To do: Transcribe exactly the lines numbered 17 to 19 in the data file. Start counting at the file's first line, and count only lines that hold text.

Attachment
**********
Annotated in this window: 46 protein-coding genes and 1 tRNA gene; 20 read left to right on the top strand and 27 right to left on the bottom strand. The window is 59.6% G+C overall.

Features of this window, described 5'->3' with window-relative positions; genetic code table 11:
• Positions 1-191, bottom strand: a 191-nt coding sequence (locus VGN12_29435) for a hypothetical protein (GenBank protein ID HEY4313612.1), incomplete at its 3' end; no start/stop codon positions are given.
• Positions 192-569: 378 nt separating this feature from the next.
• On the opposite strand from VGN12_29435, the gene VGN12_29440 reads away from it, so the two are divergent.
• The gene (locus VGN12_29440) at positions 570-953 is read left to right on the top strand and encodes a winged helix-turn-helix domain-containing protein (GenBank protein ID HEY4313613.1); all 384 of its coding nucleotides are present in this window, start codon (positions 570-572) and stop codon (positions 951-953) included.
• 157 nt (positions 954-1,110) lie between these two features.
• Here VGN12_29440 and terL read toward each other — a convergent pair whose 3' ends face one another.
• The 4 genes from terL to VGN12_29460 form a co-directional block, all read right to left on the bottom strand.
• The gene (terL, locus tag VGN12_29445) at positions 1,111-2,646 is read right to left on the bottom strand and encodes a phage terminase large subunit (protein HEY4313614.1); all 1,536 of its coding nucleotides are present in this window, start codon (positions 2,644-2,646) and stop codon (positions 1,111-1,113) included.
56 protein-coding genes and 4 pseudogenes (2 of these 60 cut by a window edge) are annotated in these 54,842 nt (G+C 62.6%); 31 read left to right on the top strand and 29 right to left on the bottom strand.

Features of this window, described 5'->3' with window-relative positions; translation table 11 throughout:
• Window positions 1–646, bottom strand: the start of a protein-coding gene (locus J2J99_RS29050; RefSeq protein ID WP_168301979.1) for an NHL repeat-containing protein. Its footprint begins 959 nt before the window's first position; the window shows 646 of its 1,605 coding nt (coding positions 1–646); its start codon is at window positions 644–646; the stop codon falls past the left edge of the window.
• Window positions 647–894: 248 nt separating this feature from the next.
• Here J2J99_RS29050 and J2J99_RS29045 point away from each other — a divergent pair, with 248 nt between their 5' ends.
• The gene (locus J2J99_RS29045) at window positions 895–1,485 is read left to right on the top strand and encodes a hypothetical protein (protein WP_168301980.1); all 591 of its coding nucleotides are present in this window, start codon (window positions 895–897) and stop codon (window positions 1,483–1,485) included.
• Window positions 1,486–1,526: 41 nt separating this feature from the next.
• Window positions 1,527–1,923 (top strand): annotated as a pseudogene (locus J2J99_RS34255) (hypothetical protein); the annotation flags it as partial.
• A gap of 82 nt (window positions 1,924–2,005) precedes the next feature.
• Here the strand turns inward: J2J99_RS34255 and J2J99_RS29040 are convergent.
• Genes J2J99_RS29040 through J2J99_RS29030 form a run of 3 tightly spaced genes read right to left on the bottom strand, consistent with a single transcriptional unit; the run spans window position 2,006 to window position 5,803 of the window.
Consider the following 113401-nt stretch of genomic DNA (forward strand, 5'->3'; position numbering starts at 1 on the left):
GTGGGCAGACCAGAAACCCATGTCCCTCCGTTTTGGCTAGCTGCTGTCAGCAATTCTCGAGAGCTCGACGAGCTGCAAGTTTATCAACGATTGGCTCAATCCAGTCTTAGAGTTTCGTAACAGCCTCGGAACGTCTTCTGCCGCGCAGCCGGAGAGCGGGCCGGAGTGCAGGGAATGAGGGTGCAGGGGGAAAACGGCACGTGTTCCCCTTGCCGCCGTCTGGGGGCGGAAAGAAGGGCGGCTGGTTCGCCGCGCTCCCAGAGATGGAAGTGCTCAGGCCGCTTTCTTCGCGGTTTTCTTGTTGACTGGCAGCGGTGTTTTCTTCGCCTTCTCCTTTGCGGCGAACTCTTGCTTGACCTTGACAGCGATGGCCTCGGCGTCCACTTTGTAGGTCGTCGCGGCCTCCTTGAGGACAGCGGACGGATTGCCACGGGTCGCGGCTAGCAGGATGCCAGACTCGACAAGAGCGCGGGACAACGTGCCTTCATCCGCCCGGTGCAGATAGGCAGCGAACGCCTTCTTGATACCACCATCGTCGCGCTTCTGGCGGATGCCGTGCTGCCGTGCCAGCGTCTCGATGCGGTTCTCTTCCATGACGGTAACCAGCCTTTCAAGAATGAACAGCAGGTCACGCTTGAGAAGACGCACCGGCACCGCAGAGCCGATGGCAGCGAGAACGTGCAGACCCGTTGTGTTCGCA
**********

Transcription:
• Window positions 1,486–1,526: 41 nt separating this feature from the next.
• Window positions 1,527–1,923 (top strand): annotated as a pseudogene (locus J2J99_RS34255) (hypothetical protein); the annotation flags it as partial.
• A gap of 82 nt (window positions 1,924–2,005) precedes the next feature.